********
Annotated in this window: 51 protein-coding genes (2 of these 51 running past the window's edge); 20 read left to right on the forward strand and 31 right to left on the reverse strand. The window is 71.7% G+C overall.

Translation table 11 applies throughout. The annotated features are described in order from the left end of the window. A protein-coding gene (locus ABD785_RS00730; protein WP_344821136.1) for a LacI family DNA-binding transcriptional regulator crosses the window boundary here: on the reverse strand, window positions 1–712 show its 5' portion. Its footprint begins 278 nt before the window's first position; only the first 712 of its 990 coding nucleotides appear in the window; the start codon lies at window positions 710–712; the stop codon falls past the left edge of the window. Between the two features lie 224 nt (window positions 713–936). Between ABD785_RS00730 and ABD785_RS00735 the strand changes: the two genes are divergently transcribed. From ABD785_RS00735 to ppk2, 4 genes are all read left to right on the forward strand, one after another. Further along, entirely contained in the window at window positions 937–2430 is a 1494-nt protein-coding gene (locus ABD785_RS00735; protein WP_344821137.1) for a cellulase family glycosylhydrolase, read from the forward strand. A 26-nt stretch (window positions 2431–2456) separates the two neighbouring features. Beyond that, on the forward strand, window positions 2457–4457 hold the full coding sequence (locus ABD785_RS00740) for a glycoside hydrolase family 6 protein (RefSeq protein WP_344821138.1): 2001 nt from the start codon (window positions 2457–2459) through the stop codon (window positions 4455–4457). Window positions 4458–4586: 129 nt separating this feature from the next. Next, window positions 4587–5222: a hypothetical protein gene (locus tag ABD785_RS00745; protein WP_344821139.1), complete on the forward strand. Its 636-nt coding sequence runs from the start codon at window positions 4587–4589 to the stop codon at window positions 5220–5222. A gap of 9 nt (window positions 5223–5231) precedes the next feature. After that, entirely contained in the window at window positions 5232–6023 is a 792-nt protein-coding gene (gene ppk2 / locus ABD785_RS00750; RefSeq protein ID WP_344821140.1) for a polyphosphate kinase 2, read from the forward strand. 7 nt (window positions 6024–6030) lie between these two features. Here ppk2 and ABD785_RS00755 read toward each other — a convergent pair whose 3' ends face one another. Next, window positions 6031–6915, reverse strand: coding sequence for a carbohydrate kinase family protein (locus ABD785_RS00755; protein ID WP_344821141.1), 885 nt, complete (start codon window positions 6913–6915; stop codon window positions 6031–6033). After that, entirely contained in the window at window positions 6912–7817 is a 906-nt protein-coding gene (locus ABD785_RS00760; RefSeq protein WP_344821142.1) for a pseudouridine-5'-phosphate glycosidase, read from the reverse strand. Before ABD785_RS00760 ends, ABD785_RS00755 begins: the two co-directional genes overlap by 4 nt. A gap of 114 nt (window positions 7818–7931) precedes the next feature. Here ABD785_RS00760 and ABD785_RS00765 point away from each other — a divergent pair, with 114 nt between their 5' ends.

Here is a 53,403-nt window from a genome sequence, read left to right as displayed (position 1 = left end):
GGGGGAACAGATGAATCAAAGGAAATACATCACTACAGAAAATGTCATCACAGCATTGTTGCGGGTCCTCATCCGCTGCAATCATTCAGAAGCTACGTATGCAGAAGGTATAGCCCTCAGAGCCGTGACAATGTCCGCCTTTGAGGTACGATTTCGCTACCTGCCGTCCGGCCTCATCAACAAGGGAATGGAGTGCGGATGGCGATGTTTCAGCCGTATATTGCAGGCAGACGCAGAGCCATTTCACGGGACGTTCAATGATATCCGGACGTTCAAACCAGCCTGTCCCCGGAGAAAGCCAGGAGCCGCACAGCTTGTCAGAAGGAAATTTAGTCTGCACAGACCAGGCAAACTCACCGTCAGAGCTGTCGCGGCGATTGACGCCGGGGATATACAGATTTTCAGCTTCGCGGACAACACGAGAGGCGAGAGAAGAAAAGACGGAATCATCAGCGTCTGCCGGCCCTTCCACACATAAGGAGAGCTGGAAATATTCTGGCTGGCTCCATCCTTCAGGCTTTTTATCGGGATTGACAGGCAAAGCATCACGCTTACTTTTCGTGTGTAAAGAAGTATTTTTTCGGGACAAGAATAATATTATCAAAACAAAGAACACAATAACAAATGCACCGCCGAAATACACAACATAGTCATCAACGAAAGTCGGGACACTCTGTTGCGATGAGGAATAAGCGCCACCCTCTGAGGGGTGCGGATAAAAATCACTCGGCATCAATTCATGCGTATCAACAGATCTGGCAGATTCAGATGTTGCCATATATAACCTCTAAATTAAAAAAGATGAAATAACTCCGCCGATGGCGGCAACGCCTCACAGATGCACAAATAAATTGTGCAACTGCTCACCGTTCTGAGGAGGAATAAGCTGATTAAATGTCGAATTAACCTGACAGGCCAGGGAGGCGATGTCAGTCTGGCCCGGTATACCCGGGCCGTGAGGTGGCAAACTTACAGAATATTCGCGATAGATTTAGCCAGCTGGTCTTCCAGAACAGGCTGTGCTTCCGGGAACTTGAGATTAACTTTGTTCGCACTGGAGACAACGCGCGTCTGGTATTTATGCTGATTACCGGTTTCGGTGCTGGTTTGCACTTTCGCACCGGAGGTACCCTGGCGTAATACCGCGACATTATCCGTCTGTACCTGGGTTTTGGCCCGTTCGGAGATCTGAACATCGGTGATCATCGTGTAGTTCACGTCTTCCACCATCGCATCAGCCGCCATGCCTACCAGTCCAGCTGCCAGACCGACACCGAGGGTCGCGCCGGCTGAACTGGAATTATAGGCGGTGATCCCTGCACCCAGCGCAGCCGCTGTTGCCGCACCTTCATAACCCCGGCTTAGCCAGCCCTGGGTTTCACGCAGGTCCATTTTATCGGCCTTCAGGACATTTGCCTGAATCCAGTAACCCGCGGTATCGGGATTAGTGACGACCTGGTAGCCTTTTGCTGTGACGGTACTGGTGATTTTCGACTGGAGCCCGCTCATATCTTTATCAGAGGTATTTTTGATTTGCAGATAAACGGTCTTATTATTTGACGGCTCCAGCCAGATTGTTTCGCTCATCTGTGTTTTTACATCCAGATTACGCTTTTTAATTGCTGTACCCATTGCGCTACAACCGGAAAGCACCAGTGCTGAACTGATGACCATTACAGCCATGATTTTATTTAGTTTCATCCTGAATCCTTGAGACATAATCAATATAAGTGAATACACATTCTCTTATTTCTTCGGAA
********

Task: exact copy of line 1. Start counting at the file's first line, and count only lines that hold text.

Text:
Annotated in this window: 51 protein-coding genes (2 of these 51 running past the window's edge); 20 read left to right on the forward strand and 31 right to left on the reverse strand. The window is 71.7% G+C overall.